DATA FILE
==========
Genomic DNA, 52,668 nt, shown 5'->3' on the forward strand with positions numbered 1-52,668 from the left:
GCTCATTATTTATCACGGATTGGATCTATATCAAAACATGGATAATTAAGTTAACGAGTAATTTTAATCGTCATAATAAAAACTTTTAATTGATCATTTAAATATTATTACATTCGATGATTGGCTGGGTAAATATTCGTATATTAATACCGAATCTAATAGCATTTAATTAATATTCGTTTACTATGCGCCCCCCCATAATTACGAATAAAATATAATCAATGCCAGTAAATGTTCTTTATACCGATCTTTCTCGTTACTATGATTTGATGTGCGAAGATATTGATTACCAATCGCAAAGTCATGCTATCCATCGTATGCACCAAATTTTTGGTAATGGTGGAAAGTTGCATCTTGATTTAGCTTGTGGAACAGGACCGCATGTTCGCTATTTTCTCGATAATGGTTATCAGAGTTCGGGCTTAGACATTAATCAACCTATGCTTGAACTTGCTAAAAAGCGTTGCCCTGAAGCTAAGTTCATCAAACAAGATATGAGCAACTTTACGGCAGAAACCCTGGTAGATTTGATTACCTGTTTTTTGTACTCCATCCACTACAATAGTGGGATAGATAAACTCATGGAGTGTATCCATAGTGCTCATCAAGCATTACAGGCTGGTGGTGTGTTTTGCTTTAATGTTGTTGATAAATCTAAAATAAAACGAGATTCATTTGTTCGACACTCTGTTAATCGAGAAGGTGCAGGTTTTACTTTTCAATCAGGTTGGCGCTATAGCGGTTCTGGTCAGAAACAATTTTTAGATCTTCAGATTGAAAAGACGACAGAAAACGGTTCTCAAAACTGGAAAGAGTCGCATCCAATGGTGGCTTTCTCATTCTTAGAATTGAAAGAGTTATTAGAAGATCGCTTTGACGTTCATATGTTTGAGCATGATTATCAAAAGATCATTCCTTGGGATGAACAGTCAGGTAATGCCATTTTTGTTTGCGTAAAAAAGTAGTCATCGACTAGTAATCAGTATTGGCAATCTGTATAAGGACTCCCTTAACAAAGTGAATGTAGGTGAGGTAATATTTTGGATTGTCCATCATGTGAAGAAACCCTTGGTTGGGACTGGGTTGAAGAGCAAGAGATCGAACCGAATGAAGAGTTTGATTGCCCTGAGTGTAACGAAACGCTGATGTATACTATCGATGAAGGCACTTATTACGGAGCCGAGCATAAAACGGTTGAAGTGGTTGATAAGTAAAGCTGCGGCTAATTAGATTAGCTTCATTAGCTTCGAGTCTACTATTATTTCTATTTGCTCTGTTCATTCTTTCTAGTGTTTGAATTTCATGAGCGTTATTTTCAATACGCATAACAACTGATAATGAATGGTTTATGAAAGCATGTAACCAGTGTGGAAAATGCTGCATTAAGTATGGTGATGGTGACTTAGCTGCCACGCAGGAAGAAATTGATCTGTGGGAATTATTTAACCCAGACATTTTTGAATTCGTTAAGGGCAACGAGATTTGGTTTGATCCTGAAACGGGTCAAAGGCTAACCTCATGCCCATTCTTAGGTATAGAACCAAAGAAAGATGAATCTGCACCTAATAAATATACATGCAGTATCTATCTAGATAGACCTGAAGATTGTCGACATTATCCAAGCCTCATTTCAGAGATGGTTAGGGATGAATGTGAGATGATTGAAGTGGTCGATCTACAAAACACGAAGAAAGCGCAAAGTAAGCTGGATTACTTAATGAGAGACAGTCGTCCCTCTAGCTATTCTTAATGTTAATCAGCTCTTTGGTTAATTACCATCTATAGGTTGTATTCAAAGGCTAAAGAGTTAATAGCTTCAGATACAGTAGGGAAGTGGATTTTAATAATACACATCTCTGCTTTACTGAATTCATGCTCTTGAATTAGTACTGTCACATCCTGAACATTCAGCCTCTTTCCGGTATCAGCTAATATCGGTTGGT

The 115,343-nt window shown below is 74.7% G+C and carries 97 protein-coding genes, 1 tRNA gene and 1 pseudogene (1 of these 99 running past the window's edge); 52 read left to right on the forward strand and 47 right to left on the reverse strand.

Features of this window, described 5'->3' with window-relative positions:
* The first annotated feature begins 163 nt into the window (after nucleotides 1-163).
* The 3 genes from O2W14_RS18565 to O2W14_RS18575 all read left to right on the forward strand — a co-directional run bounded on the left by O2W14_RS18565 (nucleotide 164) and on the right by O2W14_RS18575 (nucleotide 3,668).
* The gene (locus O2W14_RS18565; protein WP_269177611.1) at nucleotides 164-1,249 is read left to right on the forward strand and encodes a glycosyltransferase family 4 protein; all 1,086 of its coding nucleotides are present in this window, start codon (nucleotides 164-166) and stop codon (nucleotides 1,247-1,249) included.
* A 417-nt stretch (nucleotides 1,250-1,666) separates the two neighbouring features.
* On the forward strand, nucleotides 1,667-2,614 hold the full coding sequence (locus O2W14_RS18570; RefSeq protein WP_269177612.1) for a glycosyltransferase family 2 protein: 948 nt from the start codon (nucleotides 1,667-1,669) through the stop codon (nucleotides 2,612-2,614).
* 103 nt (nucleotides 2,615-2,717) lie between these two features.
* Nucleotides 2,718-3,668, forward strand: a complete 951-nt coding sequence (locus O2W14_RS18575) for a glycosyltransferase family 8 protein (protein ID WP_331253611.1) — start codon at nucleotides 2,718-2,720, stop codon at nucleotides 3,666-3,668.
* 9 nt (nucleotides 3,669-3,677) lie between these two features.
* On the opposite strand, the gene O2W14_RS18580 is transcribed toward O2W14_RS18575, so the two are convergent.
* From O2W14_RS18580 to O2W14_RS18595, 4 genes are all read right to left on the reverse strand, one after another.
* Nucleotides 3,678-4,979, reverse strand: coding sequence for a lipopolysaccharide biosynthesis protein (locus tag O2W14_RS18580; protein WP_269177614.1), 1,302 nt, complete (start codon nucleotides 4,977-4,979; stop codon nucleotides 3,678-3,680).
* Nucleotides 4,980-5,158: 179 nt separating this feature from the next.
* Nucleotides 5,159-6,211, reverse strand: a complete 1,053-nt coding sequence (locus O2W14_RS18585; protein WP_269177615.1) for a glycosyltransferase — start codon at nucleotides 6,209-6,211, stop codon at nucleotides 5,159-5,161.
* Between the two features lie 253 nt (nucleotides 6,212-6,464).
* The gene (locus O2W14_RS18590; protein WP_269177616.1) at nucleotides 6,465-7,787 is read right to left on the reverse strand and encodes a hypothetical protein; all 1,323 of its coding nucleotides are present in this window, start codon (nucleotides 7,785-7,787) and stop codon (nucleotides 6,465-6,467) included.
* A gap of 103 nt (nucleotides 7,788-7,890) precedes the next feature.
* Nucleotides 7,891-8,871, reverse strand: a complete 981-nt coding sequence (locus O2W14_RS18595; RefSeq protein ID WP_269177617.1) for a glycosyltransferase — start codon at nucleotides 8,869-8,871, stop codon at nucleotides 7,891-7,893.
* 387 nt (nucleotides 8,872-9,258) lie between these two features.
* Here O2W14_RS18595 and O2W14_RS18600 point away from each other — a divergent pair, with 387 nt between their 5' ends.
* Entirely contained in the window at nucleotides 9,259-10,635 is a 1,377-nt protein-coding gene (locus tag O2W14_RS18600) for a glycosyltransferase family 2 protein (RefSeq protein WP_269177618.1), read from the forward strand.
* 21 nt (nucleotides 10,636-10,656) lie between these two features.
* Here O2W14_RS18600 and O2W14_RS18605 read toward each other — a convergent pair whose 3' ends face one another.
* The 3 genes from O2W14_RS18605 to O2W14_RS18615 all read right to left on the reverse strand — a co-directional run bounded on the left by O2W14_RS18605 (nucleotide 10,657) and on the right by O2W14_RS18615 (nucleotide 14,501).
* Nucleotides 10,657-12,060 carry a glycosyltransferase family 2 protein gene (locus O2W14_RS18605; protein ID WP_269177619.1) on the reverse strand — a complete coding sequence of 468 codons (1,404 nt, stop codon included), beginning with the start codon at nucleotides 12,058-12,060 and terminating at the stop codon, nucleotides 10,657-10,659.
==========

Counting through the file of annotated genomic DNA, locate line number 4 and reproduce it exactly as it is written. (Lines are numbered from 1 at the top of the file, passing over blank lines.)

Features of this window, described 5'->3' with window-relative positions: